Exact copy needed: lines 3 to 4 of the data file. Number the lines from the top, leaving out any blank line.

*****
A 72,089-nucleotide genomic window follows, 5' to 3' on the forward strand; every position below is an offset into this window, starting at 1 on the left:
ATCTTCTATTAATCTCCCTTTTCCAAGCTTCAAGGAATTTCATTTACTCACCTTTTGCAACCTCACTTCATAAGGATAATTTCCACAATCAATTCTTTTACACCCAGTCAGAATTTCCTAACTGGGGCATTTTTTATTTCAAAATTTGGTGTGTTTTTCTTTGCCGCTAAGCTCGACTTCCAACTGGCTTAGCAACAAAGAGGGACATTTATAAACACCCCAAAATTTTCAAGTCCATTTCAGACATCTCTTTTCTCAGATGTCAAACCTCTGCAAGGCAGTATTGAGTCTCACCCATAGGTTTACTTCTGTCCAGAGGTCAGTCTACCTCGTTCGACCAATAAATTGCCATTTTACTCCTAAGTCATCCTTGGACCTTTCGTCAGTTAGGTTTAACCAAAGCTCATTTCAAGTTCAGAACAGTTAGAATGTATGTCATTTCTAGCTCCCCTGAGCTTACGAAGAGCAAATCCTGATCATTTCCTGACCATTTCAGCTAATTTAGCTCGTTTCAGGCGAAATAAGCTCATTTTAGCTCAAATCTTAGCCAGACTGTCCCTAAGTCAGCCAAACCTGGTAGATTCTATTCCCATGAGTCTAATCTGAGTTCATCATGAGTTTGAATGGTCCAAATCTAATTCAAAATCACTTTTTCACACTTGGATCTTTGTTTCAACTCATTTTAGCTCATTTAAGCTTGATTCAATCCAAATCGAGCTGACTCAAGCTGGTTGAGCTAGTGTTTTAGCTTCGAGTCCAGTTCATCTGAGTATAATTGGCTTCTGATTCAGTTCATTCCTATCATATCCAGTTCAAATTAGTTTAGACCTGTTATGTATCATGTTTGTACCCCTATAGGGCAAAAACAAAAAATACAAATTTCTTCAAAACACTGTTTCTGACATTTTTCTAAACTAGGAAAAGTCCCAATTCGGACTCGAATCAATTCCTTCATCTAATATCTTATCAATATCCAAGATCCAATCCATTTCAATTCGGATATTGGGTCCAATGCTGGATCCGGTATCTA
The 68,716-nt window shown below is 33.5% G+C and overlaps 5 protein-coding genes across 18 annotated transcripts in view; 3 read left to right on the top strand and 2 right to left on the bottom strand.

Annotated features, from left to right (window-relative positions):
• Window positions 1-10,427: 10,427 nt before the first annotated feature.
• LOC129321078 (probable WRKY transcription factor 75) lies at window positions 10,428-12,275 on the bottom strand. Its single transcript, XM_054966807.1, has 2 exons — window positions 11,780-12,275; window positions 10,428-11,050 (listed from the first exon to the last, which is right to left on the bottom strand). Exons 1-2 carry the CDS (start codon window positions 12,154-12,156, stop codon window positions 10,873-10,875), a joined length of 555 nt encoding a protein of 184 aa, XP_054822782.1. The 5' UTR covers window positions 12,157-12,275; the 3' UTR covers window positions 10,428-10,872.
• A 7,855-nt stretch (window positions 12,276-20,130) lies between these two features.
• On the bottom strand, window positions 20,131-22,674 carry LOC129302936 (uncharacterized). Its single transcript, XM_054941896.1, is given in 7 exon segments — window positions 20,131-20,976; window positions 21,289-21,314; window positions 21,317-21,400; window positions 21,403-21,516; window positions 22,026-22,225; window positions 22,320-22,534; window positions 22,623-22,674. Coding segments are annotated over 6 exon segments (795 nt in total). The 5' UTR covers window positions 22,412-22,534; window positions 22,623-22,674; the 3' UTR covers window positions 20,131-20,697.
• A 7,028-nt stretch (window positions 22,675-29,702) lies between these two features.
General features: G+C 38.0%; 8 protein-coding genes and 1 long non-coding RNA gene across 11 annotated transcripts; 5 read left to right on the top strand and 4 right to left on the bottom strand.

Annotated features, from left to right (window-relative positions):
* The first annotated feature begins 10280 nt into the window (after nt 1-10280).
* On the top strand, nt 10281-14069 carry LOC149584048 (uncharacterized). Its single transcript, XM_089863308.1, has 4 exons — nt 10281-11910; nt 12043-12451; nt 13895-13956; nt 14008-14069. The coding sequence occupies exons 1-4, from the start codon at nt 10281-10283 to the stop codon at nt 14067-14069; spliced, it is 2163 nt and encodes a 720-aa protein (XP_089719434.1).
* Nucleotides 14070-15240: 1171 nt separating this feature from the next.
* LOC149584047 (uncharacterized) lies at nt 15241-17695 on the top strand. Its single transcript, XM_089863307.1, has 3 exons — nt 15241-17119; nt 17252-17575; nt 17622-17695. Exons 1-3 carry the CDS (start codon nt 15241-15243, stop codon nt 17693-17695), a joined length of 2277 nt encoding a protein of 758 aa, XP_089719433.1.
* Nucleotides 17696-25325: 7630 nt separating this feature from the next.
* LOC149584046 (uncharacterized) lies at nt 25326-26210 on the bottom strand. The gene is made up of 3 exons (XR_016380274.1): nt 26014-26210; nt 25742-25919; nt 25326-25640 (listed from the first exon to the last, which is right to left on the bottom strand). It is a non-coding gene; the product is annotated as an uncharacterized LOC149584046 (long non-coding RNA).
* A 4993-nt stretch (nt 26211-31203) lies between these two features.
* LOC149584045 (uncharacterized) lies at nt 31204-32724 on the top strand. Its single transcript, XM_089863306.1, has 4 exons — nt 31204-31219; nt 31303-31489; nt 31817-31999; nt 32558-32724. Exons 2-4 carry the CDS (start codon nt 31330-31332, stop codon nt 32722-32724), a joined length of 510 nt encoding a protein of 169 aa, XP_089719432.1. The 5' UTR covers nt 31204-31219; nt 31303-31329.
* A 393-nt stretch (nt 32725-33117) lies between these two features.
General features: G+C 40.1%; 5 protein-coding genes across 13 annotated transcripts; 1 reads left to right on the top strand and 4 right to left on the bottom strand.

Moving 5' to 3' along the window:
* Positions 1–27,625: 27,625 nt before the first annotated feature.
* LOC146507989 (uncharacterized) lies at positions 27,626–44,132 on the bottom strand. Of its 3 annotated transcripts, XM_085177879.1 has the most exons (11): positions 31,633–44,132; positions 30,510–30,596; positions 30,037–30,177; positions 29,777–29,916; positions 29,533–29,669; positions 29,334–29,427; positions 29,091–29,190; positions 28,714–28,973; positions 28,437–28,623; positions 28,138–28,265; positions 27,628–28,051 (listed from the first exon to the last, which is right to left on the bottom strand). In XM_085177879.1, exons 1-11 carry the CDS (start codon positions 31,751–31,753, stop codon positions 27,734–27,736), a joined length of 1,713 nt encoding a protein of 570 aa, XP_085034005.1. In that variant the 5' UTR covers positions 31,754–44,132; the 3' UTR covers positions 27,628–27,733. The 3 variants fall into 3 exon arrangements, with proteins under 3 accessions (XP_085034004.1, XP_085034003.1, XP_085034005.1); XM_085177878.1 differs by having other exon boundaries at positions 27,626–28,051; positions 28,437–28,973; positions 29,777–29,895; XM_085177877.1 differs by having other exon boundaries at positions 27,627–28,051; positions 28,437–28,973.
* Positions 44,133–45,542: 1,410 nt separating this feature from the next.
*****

The 68,716-nt window shown below is 33.5% G+C and overlaps 5 protein-coding genes across 18 annotated transcripts in view; 3 read left to right on the top strand and 2 right to left on the bottom strand.

Annotated features, from left to right (window-relative positions):